“Argle” appears in the late 1500s and means to argue obstinately, to wrangle, possibly a popular perversion of “argue,” or confusion of that word with “haggle.”
“Argle-bargle” is Scottish and first appeared in 1808 in Jamieson’s Etymological Dictionary of the Scottish Tongue. A close variant, “aurgle-bargain,” dates all the way back to 1720. The Scots seem to have a penchant for reduplication. Other examples are: “catter-batter” (to wrangle), “crinkie-winkie” (a contention), “hackum-plackum” (to barter).
As far as we know, “bargy” and “bargle” never existed as independent words. They only appeared as the doubling, or reduplication, of “argy” and “argle.”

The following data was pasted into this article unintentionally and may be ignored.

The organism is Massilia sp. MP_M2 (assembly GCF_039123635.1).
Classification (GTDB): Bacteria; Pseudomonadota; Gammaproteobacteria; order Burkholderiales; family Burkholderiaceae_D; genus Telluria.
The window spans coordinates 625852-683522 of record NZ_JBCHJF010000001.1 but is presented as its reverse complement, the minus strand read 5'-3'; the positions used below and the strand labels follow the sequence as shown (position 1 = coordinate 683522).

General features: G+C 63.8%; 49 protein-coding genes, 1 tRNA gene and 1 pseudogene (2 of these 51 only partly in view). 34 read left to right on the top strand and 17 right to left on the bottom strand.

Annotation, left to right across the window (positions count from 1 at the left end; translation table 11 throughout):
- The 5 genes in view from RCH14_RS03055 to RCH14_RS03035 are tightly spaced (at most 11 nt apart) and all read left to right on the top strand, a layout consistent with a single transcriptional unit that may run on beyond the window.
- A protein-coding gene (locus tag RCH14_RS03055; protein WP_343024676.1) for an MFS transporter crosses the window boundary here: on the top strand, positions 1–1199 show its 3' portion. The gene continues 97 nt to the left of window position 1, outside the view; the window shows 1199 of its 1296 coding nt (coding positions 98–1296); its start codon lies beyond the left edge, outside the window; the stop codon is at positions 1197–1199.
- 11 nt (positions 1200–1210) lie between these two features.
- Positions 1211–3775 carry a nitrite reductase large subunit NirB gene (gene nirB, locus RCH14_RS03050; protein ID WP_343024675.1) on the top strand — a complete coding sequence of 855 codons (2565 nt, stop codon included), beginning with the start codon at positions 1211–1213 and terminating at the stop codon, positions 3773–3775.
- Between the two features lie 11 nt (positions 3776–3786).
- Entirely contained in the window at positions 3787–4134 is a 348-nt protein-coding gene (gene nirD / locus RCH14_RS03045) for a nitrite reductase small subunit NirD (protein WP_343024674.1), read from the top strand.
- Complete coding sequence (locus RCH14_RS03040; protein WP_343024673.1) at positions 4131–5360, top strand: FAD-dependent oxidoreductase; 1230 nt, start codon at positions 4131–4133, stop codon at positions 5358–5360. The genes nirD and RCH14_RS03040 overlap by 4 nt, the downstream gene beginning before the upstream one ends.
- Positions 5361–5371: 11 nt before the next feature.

An “argle-bargle” has been described as a relatively amicable, if somewhat heated, argument, somewhere between a spirited debate and a fistfight.
From Kidnapped, by Robert Louis Stevenson (1886): “Last night ye haggled and argle-bargled like an apple-wife.” An apple-wife was a seller of apples from a stall, reputed to be just as argumentative and foul-tongued as her male counterparts.
And from Margaret Ogilvy, by J M Barrie (1896): “Ten minutes at the least did she stand at the door argy-bargying with that man.”
The English also enjoy the fun of reduplication. Some examples with conventional rhyming are: super-duper and namby-pamby. Examples of those that modify an internal vowel are: dilly-dally, shilly-shally, wishy-washy, and zig-zag.
Okay. Being namby-pamby, I will shilly-shally around the kitchen, too wishy-washy to decide what to cook. Then I’ll zig-zag to the phone and call a super-duper delivery service.